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Ah Those Ducks!

What's to be done? They don't represent anyone.

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HELGEANDSHOLMEN (RIKSGATAN) (Rixstep) — Slap the lamers in the face with the naked raw truth and they still carry on. What's to be done?

New revelations show that the Swedish FRA have been working closely with the NSA to actively hack computer systems, something that's very very illegal in Sweden.

So how do Sweden's duly elected representatives react?

'I assume the FRA obey the law', says minister for defence Karin Enström.

In new documents from April of this year, now shown on Swedish state television, it's been revealed that the Swedish signals surveillance agency FRA have been working with the NSA on the so-called Quantum project, an elaborate system to hack into remote systems so they can be monitored and controlled by the NSA.

As recently as this year, the FRA have manipulated email messages to help the NSA hack the computers involved. This is of course eminently easy, given the saturation of Microsoft in the duckpond, but it also means the FRA are breaking the law.

It's the sitting right wing government with 'luminaries' like Carl Bildt and Fredrik 'Sleeping People' Reinfeldt who are supposed to control the FRA. But Bildt is good friends with US outcast Karl Rove, who in turn is campaign consultant to Reinfeldt and his party, and Bildt has long been accused of working for the CIA, having likely made contact after his high school years as a clerical staffer recruited by the very same FRA, something mostly kept under wraps until now.

Evening tabloid Aftonbladet did a quick survey of parliamentary reactions to the sensational reports.

√ Peter Hultqvist of the Social Democratic Party, the same party who once, explicitly for the CIA, kept illegal dossiers on party members suspected of leaning 'too far to the left', simply echoes what Enström said.

'I assume the FRA are following guidelines and laws.'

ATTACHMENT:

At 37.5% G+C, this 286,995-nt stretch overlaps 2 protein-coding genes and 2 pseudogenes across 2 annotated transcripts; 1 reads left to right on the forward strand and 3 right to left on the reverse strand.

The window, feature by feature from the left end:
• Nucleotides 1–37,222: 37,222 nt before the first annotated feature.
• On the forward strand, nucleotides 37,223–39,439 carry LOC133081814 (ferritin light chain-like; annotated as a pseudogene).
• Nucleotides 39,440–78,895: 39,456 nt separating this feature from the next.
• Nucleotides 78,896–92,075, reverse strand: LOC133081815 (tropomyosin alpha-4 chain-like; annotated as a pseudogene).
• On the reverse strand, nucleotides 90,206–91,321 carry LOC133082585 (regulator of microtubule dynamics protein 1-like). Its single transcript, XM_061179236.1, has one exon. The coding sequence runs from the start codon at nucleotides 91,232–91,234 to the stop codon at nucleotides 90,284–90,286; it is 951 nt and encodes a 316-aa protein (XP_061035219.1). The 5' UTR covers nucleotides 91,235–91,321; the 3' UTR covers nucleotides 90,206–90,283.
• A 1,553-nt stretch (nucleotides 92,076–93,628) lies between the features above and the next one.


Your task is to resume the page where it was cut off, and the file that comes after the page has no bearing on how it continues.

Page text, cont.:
√ Torbjörn Björlund of the relatively small Leftist Party is not as complacent.

'We're very critical. This joint venture with the NSA is more than they wanted us to know about, and it indicates a very deep involvement with the NSA. This isn't something we were told about, either by the FRA or anyone else.'

√ Peter Rådberg is from Sweden's green party, and he too dares stick out his nose.

'Sweden's headed down a very dangerous path. This is serious. They're ignoring the need for integrity. This can have serious diplomatic consequences. So we want new laws that better define what the FRA may and may not do. We need a new law to regulate the FRA. Then we have to make sure the Reinfeldt government are also following the law. The current law is not good enough and needs to be reviewed. As well as the secret court adjudicating in these matters.'

√ Mikael Jansson is from the Sweden Democrats who entered parliament at the most recent election, taking votes, it was said, from Rick Falkvinge's Pirate Party. Whilst Falkvinge preached digital integrity, the Sweden Democrats, with Jimmy Åkesson in the lead, want a more 'Swedish' Sweden, the current immigration policies to be reviewed, and generally old-fashioned value systems that are more at home in the countryside.

'We have a lot of confidence in the FRA. We who are sitting on our defence committee get special briefings from the FRA. I feel very calm about the matter, confident they are doing their job properly and according to Swedish law. We have two dedicated agencies tasked with keeping an eye on the FRA; they make us even safer. I question the authenticity of those documents.'

√ Allan Widman of the Liberal Party outs himself.

'I cannot, on the basis of the documentation I've only looked at briefly, come with any firm judgements about who did what and who has done it [sic]. What I can ascertain, going a long time back, is that representatives of the FRA say that they are fully following current Swedish legislation as regards signals intelligence. I assume that to be the case until the opposite is proved.'

√ Mikael Oscarsson of the Christian Democrats, an appendage of the Centre Party, comes with empty platitudes.